Lessing’s Enlightenment drama from the year 1779, which is set in the period of the Crusades, is a plea for religious tolerance. As in Lessing’s time, the cultural dialogue that it demands between Christianity, Islam and Judaism, based on rationality and humanity, reads like a fairy tale in these times of intensifying fundamental conflicts––a fairy tale that follows the structural principle of a comedy. This is shown by the series of coincidences, complex family relationships and happy resolutions to conflicts. Humour is presented as a possibility with which to counter the barbarism that threatens to overshadow everything. Director Andreas Kriegenburg interprets the story as an archaic comic, at whose beginning is Man, created from earth.
Nathan, a Jew, returns from a business trip to his home in Muslim-occupied Jerusalem. His house has been burnt to the ground, and his daughter Recha rescued from the fire by a pardoned Knight Templar. Nathan’s friend Al Hafi has been ‘promoted’ to treasurer to the Sultan, who in turn desperately needs money from Nathan to finance his war against the attacking Crusaders. The Knight Templar resists his burgeoning love for Recha. Daja, a Christian companion, lets slip to the Templar that Recha is in fact a Christian orphan. Her adoption by Nathan could lead under current law to his being burned at the stake.
Andreas Kriegenburg has been called “a master of visuality in theatre” for the strong and original visual emphasis of his stagings. Originally from the former German Democratic Republic, Andreas Kriegenburg, after studying carpentry, decided to join the theatre of his native city, Magdeburg, believing that it was a place of possible freedom for him. He was a technician there, before becoming, at 21, assistant to the director in 1984 in Zittau then in Frankfurt an der Oder. It was there that he staged his first play in 1988. After the fall of the wall, he went to Berlin and the Volksbühne from 1991 to 1996. His path led him to the Schauspiel in Hanover then to the illustrious Burgtheater of Vienna, which he left in 2001 to become the principal director of the Thalia Theater of Hamburg. With the 2009/2010 theatre season, Kriegenburg joined the Deutsches Theater Berlin as an in-house director. During all these years, he crossed Greek tragedy, the theatre of Shakespeare and Chekhov, as well as the contemporary German and European theatre. His work expresses an aesthetic search of great quality, but also his curiosity for texts from other forms that he adapts for the theatre. Altogether, nine of Andreas Kriegenburg’s productions have received invitations to Berlin’s Theatertreffen festival and he has been distinguished with the leading awards in German-speaking theatre.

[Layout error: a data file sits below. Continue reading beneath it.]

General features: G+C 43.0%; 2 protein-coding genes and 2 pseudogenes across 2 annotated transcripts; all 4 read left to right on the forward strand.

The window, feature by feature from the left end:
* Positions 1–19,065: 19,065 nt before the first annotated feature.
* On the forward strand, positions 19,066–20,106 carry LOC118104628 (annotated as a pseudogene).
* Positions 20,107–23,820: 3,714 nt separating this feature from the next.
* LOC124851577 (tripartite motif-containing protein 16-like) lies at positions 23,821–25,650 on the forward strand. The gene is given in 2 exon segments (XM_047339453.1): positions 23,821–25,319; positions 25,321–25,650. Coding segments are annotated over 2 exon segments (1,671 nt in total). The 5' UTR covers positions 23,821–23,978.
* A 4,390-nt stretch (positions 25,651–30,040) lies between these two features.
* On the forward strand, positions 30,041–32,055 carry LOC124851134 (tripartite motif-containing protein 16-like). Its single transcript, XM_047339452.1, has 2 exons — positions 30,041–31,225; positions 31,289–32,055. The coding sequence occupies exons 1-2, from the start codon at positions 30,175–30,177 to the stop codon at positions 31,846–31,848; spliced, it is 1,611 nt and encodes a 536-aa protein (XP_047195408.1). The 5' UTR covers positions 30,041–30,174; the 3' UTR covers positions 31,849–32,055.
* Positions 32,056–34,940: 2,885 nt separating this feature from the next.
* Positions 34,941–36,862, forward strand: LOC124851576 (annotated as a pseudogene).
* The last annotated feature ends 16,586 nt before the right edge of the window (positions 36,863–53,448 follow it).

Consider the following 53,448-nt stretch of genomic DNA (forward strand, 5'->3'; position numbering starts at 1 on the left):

In German with Bulgarian subtitles.
Accessible for 72 hours from 29 November 7 pm EET till 2 December 7 pm EET worldwide.